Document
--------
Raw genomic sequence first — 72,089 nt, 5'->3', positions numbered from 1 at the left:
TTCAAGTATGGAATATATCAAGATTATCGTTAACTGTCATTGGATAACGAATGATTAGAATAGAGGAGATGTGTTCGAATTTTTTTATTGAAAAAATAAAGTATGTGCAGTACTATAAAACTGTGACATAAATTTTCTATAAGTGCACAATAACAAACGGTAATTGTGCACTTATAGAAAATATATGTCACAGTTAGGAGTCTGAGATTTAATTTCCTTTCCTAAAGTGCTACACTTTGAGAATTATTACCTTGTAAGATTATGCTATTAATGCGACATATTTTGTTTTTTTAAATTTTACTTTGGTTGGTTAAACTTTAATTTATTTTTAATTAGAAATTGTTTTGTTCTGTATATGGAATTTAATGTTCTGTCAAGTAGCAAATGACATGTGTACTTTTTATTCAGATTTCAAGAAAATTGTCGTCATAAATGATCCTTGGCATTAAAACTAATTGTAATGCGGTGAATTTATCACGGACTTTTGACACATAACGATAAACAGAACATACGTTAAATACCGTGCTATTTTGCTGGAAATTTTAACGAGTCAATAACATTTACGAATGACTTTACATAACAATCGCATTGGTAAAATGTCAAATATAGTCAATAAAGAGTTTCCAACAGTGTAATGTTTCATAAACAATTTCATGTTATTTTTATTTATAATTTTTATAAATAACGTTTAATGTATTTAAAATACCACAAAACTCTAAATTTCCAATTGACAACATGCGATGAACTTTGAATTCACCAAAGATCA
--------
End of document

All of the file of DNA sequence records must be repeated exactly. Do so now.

Raw genomic sequence first — 72,089 nt, 5'->3', positions numbered from 1 at the left:
TTCAAGTATGGAATATATCAAGATTATCGTTAACTGTCATTGGATAACGAATGATTAGAATAGAGGAGATGTGTTCGAATTTTTTTATTGAAAAAATAAAGTATGTGCAGTACTATAAAACTGTGACATAAATTTTCTATAAGTGCACAATAACAAACGGTAATTGTGCACTTATAGAAAATATATGTCACAGTTAGGAGTCTGAGATTTAATTTCCTTTCCTAAAGTGCTACACTTTGAGAATTATTACCTTGTAAGATTATGCTATTAATGCGACATATTTTGTTTTTTTAAATTTTACTTTGGTTGGTTAAACTTTAATTTATTTTTAATTAGAAATTGTTTTGTTCTGTATATGGAATTTAATGTTCTGTCAAGTAGCAAATGACATGTGTACTTTTTATTCAGATTTCAAGAAAATTGTCGTCATAAATGATCCTTGGCATTAAAACTAATTGTAATGCGGTGAATTTATCACGGACTTTTGACACATAACGATAAACAGAACATACGTTAAATACCGTGCTATTTTGCTGGAAATTTTAACGAGTCAATAACATTTACGAATGACTTTACATAACAATCGCATTGGTAAAATGTCAAATATAGTCAATAAAGAGTTTCCAACAGTGTAATGTTTCATAAACAATTTCATGTTATTTTTATTTATAATTTTTATAAATAACGTTTAATGTATTTAAAATACCACAAAACTCTAAATTTCCAATTGACAACATGCGATGAACTTTGAATTCACCAAAGATCA